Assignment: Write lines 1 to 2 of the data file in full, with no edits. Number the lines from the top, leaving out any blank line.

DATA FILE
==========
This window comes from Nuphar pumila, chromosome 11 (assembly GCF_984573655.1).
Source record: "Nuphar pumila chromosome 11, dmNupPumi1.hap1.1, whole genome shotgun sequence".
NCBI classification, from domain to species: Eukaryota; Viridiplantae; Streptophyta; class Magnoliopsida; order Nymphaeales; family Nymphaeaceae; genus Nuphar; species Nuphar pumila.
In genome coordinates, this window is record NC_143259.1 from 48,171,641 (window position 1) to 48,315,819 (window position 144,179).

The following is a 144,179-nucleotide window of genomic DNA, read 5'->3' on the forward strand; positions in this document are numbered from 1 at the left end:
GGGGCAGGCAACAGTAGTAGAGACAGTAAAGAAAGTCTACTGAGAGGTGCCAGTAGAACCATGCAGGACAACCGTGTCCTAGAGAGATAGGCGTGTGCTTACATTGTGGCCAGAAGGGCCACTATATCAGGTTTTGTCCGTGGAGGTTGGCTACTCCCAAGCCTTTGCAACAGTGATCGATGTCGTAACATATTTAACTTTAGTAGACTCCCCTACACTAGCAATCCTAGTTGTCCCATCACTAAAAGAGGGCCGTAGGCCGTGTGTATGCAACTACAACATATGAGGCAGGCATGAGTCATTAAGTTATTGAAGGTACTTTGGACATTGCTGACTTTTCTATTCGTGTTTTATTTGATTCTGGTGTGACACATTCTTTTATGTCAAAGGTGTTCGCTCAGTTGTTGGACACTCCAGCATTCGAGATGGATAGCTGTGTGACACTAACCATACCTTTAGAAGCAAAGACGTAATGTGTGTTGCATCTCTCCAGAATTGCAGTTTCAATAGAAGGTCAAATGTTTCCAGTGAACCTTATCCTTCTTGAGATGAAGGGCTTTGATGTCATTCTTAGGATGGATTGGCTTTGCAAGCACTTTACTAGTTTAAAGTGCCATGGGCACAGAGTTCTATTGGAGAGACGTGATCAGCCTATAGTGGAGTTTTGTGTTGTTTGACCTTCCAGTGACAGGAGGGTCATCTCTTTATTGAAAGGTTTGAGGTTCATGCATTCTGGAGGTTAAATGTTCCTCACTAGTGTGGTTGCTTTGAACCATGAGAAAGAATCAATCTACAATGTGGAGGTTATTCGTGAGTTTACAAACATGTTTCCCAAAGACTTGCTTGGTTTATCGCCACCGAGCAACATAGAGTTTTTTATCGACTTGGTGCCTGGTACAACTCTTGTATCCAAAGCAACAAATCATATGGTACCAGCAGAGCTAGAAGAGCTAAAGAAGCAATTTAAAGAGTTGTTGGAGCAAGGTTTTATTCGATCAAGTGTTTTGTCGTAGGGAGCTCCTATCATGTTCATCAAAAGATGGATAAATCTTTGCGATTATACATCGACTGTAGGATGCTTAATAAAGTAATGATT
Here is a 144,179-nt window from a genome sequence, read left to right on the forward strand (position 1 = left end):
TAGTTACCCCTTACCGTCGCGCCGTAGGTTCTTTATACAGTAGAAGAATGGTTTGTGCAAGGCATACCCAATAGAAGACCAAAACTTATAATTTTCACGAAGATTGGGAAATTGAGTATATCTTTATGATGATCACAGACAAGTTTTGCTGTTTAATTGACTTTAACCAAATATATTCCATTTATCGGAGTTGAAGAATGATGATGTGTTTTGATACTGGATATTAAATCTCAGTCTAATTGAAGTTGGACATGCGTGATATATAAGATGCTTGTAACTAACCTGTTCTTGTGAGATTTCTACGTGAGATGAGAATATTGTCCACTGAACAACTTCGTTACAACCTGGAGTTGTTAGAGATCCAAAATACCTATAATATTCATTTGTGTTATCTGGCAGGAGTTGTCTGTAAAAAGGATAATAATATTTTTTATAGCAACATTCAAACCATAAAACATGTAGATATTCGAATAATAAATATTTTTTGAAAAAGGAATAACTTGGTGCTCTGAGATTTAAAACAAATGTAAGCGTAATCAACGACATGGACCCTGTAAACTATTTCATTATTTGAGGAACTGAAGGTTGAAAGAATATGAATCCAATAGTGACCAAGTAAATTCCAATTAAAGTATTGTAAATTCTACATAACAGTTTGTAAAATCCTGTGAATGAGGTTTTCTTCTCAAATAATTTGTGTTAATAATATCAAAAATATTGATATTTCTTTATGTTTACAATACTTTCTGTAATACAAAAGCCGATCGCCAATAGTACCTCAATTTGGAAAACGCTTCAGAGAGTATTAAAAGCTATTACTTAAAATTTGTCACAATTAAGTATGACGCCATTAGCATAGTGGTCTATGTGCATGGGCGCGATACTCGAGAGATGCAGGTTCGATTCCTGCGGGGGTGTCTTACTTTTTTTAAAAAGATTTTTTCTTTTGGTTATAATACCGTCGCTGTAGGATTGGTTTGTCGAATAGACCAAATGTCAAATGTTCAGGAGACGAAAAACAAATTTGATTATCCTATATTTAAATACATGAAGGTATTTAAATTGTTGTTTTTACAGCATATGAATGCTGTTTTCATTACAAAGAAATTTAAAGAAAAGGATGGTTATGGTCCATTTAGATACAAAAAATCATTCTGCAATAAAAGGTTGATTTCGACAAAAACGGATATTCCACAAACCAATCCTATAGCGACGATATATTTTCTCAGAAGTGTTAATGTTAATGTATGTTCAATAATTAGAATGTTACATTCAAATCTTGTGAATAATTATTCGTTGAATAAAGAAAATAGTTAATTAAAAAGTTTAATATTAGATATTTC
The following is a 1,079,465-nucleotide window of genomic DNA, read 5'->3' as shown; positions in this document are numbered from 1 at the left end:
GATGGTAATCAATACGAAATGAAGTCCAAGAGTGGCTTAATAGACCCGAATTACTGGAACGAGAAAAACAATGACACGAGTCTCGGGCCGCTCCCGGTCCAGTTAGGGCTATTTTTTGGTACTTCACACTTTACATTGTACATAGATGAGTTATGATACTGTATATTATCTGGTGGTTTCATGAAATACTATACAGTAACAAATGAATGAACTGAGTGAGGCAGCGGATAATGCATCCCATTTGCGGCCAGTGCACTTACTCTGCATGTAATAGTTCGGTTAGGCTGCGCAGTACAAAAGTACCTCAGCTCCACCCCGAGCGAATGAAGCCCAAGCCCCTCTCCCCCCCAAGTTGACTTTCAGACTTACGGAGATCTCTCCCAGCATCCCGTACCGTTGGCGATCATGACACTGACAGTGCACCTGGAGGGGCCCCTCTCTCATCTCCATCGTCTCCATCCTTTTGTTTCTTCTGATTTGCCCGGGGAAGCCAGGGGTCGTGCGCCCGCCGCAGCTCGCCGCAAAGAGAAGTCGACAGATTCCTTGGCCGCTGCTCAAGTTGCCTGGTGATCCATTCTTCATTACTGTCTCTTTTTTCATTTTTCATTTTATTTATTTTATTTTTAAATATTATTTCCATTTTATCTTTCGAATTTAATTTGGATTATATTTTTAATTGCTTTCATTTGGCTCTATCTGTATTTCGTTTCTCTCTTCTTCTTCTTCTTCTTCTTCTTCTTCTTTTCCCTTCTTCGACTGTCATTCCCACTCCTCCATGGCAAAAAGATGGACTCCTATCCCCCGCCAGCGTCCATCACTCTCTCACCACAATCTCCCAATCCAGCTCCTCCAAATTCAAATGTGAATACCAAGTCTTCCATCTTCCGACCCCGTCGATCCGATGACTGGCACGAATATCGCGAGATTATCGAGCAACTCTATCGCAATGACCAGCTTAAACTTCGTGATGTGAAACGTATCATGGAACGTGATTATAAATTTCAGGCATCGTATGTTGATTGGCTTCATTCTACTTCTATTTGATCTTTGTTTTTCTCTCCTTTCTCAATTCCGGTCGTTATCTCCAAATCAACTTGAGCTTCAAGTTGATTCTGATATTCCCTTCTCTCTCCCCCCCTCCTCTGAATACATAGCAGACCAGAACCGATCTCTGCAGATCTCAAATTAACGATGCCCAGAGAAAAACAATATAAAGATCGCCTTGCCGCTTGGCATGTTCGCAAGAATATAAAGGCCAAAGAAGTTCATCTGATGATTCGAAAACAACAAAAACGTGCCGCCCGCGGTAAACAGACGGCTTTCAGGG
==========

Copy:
This window comes from Nuphar pumila, chromosome 11 (assembly GCF_984573655.1).
Source record: "Nuphar pumila chromosome 11, dmNupPumi1.hap1.1, whole genome shotgun sequence".